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Sully - Movie Review

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by Rachel Timmins (subscribe)
I am a chief writer for Weekend Notes, a copywriter, published poet and Editor of poetry magazine ‘Fruit Salad’ (on hold). I also write children's fiction and inspirational pieces.
Published September 14th 2016
Tom Hanks absorbs the role of Sully perfectly

Personally, I'll never forget the dramatic images of a huge aeroplane just sitting on the Hudson River. It was 15 January 2009, when Captain Chesley Sullenberger, aka Sully, brought the US Airways flight 1549 down on the gelid 'runway'. Passengers were standing on the wings of the plane like birds on a wire and some were floundering in the water, yet all one hundred and fifty five people were saved. The miraculous landing made Sully famous for his aviation skills, which were already appreciated by his colleagues.

The media and the public were calling Sully the 'Hero of the Hudson' but his performance as a pilot was being questioned. An NTSB investigation was conducted to discover what had gone wrong. Birds had smashed into the plane which was subsequently coming in too low to make it to an airport. Did both engines go out or not? Why wasn't one of the engines recovered? Can computer simulations be trusted over Sully's forty-plus years experience? The airline and the insurance company needed to know. Tension and suspense builds throughout the film as the events are pivoted back and forth between the landing on the water and the investigation.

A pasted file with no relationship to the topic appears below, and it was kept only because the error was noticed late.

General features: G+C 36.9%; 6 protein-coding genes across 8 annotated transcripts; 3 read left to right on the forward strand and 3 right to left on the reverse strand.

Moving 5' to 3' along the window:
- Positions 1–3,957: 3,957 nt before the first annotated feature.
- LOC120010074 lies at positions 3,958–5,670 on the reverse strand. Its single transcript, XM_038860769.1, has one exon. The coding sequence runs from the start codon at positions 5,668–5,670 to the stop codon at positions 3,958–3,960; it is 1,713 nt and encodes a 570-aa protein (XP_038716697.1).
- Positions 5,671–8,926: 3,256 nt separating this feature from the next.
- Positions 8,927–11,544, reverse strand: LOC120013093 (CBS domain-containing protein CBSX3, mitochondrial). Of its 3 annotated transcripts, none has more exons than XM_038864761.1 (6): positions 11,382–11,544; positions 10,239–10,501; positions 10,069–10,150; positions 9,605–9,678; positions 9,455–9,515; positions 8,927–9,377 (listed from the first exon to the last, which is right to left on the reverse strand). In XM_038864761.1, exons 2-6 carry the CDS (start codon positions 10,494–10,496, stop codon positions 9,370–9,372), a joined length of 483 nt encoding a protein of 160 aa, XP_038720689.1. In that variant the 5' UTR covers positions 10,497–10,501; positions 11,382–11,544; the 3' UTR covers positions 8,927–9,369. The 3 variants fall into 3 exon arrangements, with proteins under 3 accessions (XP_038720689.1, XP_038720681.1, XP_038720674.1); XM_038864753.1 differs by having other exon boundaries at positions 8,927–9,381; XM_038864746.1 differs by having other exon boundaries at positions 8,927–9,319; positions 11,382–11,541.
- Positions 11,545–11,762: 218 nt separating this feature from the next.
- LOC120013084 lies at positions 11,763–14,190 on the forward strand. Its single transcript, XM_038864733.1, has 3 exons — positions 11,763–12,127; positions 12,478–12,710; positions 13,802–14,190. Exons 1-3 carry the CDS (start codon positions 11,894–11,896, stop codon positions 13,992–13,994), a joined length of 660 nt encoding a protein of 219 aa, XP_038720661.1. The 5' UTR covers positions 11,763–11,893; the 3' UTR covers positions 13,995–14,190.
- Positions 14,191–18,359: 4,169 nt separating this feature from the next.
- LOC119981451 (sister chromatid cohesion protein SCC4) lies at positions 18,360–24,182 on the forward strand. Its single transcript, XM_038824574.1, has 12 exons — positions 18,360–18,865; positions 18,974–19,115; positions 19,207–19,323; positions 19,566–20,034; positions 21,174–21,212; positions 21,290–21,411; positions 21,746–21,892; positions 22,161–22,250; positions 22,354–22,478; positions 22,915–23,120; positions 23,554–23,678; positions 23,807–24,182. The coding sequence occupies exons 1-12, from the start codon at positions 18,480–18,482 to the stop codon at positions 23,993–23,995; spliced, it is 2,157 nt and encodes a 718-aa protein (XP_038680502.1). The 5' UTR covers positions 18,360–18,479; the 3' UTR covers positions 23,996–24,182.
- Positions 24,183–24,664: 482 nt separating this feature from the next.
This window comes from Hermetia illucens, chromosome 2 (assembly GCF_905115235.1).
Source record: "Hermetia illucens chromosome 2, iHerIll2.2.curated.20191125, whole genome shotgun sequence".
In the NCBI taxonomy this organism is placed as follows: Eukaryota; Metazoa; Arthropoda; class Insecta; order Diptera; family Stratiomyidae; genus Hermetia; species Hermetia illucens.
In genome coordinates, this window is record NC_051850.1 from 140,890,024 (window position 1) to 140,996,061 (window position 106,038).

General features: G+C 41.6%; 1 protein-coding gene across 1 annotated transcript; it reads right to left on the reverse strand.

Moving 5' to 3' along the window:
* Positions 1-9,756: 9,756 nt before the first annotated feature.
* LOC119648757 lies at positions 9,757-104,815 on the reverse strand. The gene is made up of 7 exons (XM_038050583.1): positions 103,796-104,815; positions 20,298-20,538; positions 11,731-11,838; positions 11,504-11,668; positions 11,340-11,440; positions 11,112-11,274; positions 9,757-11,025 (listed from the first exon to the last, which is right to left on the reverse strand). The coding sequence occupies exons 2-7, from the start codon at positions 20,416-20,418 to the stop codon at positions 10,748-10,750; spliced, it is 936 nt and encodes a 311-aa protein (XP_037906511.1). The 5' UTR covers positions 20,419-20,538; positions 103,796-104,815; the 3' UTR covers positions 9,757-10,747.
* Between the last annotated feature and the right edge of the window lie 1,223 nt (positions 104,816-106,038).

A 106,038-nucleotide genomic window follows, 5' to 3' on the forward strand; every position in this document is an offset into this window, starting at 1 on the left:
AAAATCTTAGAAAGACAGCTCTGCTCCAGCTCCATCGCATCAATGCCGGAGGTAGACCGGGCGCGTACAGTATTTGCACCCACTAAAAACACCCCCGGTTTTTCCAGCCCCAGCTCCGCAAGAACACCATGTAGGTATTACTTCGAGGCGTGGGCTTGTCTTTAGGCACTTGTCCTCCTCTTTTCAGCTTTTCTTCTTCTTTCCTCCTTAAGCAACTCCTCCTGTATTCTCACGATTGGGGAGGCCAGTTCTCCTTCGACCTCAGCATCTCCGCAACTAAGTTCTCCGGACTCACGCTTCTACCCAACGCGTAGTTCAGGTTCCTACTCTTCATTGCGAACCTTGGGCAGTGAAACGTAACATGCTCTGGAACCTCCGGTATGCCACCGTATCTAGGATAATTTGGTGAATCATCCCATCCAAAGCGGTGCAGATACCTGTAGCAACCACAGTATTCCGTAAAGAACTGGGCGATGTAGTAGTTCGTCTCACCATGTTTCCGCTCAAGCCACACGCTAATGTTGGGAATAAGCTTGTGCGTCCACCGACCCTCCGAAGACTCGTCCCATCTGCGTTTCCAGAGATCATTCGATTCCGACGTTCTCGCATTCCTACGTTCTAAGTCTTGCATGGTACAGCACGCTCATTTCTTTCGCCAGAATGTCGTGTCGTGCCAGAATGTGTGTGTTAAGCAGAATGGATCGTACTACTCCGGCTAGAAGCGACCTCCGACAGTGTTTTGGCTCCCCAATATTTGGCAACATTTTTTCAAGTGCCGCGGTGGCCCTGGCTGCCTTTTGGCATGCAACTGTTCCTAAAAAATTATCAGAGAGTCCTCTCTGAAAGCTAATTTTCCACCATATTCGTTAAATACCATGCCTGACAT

Tom Hanks (Bridge of Spies, The Green Mile, Apollo 13) is looking lean and distinguished and fully absorbs the character of Sully with his usual aplomb, giving a gripping performance from start to finish. Our emotions are carried along throughout the journey of the investigation with plenty of post traumatic sensations. The landing scenes are seamless and completely believable. Sully's wife Lorraine is played emotively by Laura Linney (Wild Iris, Out of the Shadows) who gets the shock of her life when Sully phones to tell her to tune into the news to see what has just happened.

Aaron Eckhart (The Dark Knight, Battle Los Angeles) plays First Officer to Sully, Jeff Skiles. Sully and Skiles are questioned about drugs, alcohol, personal life and health as well as their perceptions of the need to land on the Hudson. Aaron Eckhart injects some humour, easing the tension.

Supporting cast include Valerie Mahaffey (Northern Exposure, Seabiscuit) as Diane Higgins and Mike O'Malley (Eat, Pray, Love) as Charles Porter conducting the investigation. I felt myself 'willing' them to take Sully's side.

This story puts the viewer right into the shoes of Sully, holding your breath as you await the final outcome. Presented by Time Warner and Village Roadshow Pictures, direction and theme by Clint Eastwood. The real Chesley Sullenberger (author of The Highest Duty) was a co-writer with screenplay by Todd Komarnicki (Perfect Stranger and Resistance) and Jeffrey Zaslow (The Highest Duty). During the credits you will have the pleasure of seeing the real Sully talking to some of the actual passengers, which was quite moving.

You'll have to find out if Sully was a hero or a fraud by seeing the film. Showing daily at The Strand in Toowoomba, Sully is a riveting film which reveals the facts surrounding the 'miracle on the Hudson'.
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Why? Experience a crash landing & ensuing investigation.
Where: Toowoomba, Strand Cinema
Your Comment
I've seen some ads for this movie and was already intending to see it. Thanks for the no spoilers review.
by Gayle Beveridge (score: 3|8059) 1672 days ago
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